|May 20th, 2014|
If you want to run a command when another finishes, the shell can do that for you:
$ long_running_process.sh && echo "runs on success" $ long_running_process.sh || echo "runs on failure" $ long_running_process.sh ; echo "runs either way"One common thing to do this with is email, so you get a notification:
$ long_running_process.sh ; echo done | mail -s done firstname.lastname@example.org(This does require your server to be set up for sending mail in a way that won't get rejected, which is actually kind of tricky.)
For years, though, I've gotten annoyed at myself when after a process has been running for a while I wish I had set something else to run after it. Should I kill the process and start it over with && something_else.sh, or should I let it finish and then run something_else.sh on my own?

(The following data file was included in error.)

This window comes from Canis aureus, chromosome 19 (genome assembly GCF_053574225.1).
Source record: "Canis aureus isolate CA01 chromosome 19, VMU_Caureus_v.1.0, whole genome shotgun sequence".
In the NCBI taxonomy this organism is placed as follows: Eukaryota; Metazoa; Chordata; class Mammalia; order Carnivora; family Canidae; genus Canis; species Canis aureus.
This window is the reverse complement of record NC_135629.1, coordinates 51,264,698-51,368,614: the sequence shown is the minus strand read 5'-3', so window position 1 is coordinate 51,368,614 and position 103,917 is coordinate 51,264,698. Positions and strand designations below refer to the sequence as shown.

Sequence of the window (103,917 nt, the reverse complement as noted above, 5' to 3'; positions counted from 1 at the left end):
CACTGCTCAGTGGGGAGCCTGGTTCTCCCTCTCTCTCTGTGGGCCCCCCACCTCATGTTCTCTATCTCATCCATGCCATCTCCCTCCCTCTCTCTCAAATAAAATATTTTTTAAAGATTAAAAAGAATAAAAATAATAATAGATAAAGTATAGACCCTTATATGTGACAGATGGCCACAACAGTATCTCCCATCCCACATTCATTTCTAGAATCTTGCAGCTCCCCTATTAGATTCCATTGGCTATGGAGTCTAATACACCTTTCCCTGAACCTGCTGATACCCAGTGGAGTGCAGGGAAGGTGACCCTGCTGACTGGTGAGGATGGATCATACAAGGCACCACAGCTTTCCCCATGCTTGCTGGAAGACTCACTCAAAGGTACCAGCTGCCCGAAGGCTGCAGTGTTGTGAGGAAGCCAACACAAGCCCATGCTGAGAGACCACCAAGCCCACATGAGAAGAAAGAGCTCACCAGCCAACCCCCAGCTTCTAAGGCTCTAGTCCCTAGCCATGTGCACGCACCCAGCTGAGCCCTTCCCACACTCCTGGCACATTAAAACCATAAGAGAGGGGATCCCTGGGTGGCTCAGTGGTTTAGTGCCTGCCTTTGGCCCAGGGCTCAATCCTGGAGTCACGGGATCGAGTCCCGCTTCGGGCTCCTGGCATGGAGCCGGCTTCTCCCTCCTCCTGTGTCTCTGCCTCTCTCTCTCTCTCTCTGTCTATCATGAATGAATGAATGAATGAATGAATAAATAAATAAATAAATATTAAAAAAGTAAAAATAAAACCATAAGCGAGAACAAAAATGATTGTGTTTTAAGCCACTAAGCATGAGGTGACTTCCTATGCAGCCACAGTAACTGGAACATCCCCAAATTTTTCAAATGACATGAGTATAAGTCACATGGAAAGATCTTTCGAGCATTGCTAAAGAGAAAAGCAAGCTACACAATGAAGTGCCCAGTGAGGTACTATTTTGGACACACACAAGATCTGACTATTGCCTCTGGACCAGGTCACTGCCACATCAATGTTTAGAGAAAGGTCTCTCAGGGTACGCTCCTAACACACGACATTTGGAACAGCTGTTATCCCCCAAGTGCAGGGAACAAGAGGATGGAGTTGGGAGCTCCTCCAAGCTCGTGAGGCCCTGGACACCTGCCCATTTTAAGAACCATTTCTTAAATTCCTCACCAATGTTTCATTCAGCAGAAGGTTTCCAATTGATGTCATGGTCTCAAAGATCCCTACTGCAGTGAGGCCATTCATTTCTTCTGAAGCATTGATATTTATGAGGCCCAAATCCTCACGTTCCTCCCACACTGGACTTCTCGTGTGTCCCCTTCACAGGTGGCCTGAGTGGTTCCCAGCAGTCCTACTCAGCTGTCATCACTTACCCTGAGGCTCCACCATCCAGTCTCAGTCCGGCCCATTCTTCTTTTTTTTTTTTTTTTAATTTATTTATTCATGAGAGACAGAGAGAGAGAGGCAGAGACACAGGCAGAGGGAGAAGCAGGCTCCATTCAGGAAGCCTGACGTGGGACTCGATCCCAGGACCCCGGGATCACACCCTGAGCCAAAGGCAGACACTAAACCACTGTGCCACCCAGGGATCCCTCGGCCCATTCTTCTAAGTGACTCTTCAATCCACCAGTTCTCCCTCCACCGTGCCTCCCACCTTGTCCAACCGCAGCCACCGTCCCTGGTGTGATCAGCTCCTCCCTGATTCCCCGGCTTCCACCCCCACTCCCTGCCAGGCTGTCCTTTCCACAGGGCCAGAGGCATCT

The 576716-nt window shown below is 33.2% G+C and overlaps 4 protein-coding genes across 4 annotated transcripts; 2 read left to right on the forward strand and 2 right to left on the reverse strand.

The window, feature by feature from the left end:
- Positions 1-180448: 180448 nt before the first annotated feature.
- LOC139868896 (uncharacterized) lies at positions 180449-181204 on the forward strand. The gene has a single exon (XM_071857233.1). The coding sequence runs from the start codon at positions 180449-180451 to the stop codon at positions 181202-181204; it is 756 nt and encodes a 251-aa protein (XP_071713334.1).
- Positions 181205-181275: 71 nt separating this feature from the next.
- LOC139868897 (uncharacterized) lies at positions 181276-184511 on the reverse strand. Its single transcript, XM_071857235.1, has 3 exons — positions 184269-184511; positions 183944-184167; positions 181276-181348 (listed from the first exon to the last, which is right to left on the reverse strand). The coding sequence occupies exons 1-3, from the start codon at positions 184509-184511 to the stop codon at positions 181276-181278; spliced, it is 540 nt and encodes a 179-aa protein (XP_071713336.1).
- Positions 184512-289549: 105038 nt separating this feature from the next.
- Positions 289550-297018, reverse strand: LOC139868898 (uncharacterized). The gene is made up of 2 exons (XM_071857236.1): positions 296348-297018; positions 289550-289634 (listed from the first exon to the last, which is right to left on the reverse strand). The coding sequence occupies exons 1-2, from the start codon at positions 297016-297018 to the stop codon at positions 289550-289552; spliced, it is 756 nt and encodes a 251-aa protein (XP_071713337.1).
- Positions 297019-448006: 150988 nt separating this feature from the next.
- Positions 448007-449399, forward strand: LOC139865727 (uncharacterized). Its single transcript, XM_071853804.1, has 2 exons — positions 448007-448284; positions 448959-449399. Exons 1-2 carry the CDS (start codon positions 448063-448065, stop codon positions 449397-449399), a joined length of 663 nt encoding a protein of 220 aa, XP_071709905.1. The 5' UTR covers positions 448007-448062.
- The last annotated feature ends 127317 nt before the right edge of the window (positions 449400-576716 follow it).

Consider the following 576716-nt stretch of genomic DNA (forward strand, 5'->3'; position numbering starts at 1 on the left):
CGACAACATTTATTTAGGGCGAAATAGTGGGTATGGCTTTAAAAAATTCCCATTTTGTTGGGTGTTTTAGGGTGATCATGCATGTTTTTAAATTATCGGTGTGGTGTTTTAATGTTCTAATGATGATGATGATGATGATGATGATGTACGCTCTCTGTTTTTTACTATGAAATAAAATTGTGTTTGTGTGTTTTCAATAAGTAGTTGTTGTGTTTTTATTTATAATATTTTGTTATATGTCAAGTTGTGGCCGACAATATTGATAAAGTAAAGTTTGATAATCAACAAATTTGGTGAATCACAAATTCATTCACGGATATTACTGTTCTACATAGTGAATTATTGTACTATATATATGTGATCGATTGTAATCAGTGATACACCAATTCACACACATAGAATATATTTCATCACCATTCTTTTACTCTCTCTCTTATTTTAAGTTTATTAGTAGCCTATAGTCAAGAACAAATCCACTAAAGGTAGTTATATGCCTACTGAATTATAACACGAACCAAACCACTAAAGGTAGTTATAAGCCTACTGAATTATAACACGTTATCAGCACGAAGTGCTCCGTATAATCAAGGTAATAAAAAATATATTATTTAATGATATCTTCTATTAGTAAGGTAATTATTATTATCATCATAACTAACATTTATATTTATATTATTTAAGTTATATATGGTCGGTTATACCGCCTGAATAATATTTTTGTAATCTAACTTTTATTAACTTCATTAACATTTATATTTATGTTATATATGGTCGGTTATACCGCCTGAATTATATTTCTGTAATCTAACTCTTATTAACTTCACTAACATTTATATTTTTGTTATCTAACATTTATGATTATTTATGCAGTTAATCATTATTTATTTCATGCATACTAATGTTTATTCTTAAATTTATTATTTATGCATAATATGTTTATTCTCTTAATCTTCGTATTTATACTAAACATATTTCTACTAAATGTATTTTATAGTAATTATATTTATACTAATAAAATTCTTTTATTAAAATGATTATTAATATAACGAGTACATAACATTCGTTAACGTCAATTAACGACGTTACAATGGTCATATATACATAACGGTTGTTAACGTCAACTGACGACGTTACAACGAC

It turns out you don't have to choose! Shell job control can do this for you. Just background the first command, and then when you foreground it add the next command:
$ sleep 10 ^Z + Stopped sleep 10 $ fg ; echo "finished, exit status is $?" sleep 10 (a few seconds of waiting) finished, exit status is 0You can see fg substitutes for the original command, running as long as it would, and passing along the exit status so && and || still work.
- Objecting to Situations
- Personal Consumption Changes As Charity
- Belief Listing Project: Giving
- Persistent Idealism
- Playing to Lose